How Does Financial Planning Differ For Expats?

Although international travel looks to decrease substantially over the next few years, many Brits will still choose to live and work abroad. Being an expat isn’t easy. Not only do you have to grapple with a new language and a different culture, there are also a whole host of financial considerations. This is a difficult and often overlooked part of the expat experience that’s important to get right. If you’re already living abroad or thinking of moving in the near future, here are some matters that you should consider:

Get your pensions sorted

Expat pensions are a common source of controversy. When you move abroad, you risk paying higher rates of tax or having your pensions frozen.

A common solution to the expat pension headache is to get an offshore pension transfer. By transferring it offshore, you avoid both the threat of a pension freeze and UK taxes. Anyone who is entitled to a British pension and has left the country can transfer their pension into an offshore scheme, known as a Qualified Recognised Overseas Pension Scheme (QROPS).

You’ll need to consult an independent financial adviser before doing so. They will value your pension and investigate the possibility of transferring it offshore.

Be wise about your bank accounts

Whether or not it’s a good idea to keep your bank account open will depend on a number of factors.

On one hand, keeping a British bank account can be useful for managing any remaining financial interests in the UK. However, if you wish to win residency status in your new country of residence and take advantage of the local tax jurisdiction, closing your British bank account might be necessary in proving your lack of ties to the UK.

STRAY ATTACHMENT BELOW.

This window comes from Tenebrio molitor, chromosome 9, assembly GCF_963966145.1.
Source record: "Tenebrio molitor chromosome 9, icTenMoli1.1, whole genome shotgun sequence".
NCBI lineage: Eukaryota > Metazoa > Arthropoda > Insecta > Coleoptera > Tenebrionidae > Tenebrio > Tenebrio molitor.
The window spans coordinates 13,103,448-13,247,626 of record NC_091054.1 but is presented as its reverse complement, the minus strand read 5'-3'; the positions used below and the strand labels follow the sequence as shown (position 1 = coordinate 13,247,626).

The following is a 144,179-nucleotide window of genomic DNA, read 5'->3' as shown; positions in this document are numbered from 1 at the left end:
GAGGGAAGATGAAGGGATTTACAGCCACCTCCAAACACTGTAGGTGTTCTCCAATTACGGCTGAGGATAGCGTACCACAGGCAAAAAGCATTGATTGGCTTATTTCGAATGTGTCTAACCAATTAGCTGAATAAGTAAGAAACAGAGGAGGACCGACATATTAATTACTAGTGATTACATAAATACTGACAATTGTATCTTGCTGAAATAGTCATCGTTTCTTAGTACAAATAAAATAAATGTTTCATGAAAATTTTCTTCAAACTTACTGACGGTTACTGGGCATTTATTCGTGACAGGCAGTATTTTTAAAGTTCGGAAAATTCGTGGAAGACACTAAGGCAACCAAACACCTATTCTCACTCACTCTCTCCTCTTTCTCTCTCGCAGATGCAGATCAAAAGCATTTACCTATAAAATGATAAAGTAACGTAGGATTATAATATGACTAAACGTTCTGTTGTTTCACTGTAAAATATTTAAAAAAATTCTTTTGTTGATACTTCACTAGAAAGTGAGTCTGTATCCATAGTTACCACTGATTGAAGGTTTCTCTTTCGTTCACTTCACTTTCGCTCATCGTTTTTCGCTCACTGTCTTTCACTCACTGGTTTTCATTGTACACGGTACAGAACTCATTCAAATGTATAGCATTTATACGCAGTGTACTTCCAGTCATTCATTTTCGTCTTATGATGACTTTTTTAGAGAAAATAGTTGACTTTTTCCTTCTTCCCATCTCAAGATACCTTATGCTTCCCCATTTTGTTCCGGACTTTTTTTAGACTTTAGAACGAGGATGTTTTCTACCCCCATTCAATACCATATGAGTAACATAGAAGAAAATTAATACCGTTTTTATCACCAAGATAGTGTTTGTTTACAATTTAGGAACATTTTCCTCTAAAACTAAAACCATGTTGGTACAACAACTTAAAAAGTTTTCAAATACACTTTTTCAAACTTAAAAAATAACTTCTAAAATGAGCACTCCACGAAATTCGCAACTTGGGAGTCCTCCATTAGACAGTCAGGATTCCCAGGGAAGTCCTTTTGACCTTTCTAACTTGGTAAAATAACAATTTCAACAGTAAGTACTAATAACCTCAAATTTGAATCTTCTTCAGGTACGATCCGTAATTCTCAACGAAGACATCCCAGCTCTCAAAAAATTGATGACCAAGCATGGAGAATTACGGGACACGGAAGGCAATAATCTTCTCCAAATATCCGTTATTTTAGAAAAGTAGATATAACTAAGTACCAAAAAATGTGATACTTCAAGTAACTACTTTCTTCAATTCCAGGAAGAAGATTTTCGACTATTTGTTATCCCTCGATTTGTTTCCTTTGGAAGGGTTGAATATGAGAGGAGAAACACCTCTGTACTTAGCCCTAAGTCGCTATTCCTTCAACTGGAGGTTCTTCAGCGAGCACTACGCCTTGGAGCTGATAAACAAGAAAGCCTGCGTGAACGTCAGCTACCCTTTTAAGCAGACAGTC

It goes without saying that you should make sure that you do your financial admin sooner rather than later. Remember to cancel monthly direct debits and standing orders in advance to avoid annoying penalty charges.

Your tax status

Moving abroad means that you could fall under two different tax jurisdictions. Double taxation agreements exist between some countries, for instance the UK and Spain, so you’ll need to make sure that it’s clear which country you will pay taxes to. It can be useful to speak to a knowledgeable adviser to ensure that you don’t get caught paying tax in separate jurisdictions.

Build up an emergency fund

The current COVID-19 crisis has again proved how important it is to have a sum of money instantly available for disruption. When you live abroad, this fund needs to be larger than it would be for someone staying at home.

As a foreign national, you may not be eligible for the local “safety net” and you will need to factor in the cost of expensive last-minute plane tickets back to the UK in case of an emergency. You’ll need to take into account planning for factors like the deterioration of the local security situation, something that you might not normally consider. A good financial adviser will be able to calculate how large this fund should be.

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